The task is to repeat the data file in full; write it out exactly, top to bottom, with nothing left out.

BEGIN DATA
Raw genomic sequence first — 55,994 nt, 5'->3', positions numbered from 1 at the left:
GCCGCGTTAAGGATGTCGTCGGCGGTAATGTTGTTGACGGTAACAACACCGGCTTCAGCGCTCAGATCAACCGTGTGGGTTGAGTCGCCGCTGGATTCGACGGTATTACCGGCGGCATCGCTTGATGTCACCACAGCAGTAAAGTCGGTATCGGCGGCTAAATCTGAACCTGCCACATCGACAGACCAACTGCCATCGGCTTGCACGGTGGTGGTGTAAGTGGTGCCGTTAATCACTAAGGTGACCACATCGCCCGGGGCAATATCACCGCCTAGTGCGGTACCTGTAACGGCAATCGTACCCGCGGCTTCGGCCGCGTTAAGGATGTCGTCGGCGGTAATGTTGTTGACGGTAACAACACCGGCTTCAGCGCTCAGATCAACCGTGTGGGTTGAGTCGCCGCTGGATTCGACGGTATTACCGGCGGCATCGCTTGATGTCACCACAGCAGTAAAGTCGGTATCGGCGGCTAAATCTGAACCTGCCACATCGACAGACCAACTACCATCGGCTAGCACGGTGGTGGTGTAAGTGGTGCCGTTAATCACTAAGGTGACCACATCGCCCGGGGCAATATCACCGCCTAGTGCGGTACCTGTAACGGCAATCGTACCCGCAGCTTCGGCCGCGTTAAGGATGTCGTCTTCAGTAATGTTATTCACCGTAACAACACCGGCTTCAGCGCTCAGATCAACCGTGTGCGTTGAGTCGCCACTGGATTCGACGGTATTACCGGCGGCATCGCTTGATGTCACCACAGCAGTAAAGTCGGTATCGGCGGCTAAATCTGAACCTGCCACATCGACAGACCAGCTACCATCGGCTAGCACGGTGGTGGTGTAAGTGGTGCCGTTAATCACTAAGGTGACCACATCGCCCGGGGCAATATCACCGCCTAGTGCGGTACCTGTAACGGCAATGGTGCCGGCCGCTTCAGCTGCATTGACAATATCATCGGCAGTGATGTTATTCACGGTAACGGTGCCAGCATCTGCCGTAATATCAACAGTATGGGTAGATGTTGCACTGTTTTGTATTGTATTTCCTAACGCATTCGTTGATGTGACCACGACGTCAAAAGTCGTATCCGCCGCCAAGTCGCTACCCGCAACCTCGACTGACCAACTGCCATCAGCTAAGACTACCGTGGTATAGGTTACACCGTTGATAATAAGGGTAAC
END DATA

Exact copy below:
Raw genomic sequence first — 55,994 nt, 5'->3', positions numbered from 1 at the left:
GCCGCGTTAAGGATGTCGTCGGCGGTAATGTTGTTGACGGTAACAACACCGGCTTCAGCGCTCAGATCAACCGTGTGGGTTGAGTCGCCGCTGGATTCGACGGTATTACCGGCGGCATCGCTTGATGTCACCACAGCAGTAAAGTCGGTATCGGCGGCTAAATCTGAACCTGCCACATCGACAGACCAACTGCCATCGGCTTGCACGGTGGTGGTGTAAGTGGTGCCGTTAATCACTAAGGTGACCACATCGCCCGGGGCAATATCACCGCCTAGTGCGGTACCTGTAACGGCAATCGTACCCGCGGCTTCGGCCGCGTTAAGGATGTCGTCGGCGGTAATGTTGTTGACGGTAACAACACCGGCTTCAGCGCTCAGATCAACCGTGTGGGTTGAGTCGCCGCTGGATTCGACGGTATTACCGGCGGCATCGCTTGATGTCACCACAGCAGTAAAGTCGGTATCGGCGGCTAAATCTGAACCTGCCACATCGACAGACCAACTACCATCGGCTAGCACGGTGGTGGTGTAAGTGGTGCCGTTAATCACTAAGGTGACCACATCGCCCGGGGCAATATCACCGCCTAGTGCGGTACCTGTAACGGCAATCGTACCCGCAGCTTCGGCCGCGTTAAGGATGTCGTCTTCAGTAATGTTATTCACCGTAACAACACCGGCTTCAGCGCTCAGATCAACCGTGTGCGTTGAGTCGCCACTGGATTCGACGGTATTACCGGCGGCATCGCTTGATGTCACCACAGCAGTAAAGTCGGTATCGGCGGCTAAATCTGAACCTGCCACATCGACAGACCAGCTACCATCGGCTAGCACGGTGGTGGTGTAAGTGGTGCCGTTAATCACTAAGGTGACCACATCGCCCGGGGCAATATCACCGCCTAGTGCGGTACCTGTAACGGCAATGGTGCCGGCCGCTTCAGCTGCATTGACAATATCATCGGCAGTGATGTTATTCACGGTAACGGTGCCAGCATCTGCCGTAATATCAACAGTATGGGTAGATGTTGCACTGTTTTGTATTGTATTTCCTAACGCATTCGTTGATGTGACCACGACGTCAAAAGTCGTATCCGCCGCCAAGTCGCTACCCGCAACCTCGACTGACCAACTGCCATCAGCTAAGACTACCGTGGTATAGGTTACACCGTTGATAATAAGGGTAAC